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Doctor Who attempts to take on Babylon Five, just a little, in Yquatine, a world where humans and various alien species coexist in uneasy alliance. Except that when the Doctor arrives, it all gets destroyed, and then Fitz is warped back a couple of weeks and falls in love with the President's girlfriend as planetary doom approaches. Several ideas from this book also popped up in last year's TV Who, including the shape-shifting entities which deceptively contain the very people they look like. I enjoyed the same author's Dominion last year and I enjoyed this too.

I have to say that I like my current run of the Eighth Doctor adventures, which I'm nearly half way through as a whole. Fitz in particular is a brilliant concept, a sort of Everyman whose closest counterpart in the classic series was Ian Chesterton (who of course also comes from the 1960s). I bet that 95% of Who fans wouldn't even recognise Fitz Kreiner's name, though he has featured in more Who books than any other companion. I am brewing a longer set of thoughts on this.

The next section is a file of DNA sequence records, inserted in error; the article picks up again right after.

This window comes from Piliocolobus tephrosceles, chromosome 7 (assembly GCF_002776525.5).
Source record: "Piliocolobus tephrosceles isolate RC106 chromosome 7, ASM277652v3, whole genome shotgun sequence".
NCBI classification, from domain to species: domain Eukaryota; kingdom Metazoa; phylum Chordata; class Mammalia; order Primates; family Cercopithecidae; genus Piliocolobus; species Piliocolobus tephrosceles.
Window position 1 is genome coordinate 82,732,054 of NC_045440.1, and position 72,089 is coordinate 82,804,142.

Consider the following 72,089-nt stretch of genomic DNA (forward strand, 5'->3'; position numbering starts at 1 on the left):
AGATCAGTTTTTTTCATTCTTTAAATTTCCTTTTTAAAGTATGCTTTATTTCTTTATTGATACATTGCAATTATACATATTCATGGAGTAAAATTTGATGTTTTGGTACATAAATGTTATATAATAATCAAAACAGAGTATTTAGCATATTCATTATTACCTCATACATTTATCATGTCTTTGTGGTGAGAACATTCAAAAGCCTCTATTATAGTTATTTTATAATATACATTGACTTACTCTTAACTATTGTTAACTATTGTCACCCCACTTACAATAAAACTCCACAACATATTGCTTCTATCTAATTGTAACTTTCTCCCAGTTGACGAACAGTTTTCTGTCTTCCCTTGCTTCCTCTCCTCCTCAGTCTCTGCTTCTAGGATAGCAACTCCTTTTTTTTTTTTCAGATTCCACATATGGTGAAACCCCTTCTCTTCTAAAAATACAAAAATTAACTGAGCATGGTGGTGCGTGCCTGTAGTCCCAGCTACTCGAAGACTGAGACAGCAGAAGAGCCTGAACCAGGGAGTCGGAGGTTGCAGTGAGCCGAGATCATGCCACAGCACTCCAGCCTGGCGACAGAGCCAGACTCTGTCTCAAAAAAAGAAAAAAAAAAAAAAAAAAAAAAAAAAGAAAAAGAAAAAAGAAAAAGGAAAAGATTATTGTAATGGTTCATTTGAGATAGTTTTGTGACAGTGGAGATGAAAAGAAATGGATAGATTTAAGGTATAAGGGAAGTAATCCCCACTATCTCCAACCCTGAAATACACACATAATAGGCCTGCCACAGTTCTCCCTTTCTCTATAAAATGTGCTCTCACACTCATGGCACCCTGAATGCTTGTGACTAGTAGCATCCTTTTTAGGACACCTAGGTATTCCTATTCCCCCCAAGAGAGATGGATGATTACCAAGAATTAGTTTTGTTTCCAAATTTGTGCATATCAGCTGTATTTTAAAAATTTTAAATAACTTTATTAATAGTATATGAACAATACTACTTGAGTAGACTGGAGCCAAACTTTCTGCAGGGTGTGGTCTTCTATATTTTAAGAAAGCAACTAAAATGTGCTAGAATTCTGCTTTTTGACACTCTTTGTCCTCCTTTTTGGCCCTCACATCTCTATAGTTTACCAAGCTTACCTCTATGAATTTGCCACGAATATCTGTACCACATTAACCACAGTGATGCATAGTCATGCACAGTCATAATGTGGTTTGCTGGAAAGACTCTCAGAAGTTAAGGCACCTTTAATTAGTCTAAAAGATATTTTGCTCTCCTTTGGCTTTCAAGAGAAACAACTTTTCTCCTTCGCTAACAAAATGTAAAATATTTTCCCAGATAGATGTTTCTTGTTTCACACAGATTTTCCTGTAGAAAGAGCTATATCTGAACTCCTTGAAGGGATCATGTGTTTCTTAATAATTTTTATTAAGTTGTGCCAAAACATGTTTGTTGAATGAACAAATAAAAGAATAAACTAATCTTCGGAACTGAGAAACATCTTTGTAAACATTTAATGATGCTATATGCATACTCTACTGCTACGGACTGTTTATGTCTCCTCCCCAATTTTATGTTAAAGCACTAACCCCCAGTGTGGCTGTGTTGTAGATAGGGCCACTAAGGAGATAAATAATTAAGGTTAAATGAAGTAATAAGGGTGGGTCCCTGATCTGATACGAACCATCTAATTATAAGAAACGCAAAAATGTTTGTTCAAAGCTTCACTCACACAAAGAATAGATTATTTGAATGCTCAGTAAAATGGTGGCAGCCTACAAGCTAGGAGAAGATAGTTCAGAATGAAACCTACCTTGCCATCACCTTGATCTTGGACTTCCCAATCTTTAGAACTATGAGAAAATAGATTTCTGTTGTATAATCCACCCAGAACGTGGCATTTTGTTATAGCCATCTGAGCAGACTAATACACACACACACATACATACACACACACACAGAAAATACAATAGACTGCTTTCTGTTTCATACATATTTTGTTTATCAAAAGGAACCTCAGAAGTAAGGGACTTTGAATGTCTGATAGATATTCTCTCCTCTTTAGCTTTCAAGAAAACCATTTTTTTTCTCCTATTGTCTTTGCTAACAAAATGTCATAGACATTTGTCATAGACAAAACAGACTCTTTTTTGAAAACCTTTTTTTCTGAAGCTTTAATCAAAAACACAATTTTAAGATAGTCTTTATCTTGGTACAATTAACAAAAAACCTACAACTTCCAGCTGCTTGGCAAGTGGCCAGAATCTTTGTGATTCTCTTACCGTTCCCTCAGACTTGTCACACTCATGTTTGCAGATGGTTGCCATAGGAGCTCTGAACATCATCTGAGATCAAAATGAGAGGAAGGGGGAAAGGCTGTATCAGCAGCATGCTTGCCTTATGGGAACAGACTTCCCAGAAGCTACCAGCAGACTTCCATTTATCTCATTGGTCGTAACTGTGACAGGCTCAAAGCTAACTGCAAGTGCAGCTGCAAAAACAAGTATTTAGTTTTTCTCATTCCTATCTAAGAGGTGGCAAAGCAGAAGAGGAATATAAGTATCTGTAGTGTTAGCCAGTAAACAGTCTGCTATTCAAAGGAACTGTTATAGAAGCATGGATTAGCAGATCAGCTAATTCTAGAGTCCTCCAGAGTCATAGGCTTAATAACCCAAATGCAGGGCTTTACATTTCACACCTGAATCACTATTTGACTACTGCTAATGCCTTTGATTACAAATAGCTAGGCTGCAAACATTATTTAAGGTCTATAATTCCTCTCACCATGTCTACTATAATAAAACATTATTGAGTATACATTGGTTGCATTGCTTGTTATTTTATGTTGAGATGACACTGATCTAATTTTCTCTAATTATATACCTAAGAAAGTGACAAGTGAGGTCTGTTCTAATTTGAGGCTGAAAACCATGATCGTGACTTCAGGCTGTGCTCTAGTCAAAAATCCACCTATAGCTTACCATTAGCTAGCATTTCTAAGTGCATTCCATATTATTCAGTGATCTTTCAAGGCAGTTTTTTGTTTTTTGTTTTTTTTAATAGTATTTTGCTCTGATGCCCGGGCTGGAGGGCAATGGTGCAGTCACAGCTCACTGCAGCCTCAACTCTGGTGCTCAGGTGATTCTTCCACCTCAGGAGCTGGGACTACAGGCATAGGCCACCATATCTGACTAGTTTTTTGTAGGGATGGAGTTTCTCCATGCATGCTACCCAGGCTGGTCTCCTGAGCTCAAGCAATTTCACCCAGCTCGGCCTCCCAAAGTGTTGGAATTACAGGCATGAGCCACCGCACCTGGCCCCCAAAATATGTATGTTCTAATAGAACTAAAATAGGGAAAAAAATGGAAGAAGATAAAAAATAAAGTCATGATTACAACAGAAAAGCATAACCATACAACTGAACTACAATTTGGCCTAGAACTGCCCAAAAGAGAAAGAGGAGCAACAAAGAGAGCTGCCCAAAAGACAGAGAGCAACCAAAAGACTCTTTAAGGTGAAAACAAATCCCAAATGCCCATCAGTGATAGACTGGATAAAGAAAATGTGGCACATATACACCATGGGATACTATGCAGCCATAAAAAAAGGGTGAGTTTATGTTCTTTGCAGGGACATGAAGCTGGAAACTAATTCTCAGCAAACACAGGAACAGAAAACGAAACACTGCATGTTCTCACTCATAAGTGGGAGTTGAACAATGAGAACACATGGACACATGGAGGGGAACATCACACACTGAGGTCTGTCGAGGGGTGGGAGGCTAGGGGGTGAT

Comments

( 2 comments — Leave a comment )
parrot_knight
Jul. 1st, 2012 12:12 pm (UTC)
Fitz had a huge legion of followers in his day, or so it seemed to me. There was a section of fandom who believed that the ninth Doctor's leather jacket was Fitz's, a hint of his fate during the Time War, and that's a perfectly valid interpretation.
daveon
Jul. 1st, 2012 09:43 pm (UTC)
I didn't find I took to Fitz, nor for that matter many of the companions in the 8th adventures.

I suppose the core problem is I found they were trying too hard compared to the 7th NA books. I got very attached to Bernice Summerfield, what Ace grew into and Chris.
( 2 comments — Leave a comment )

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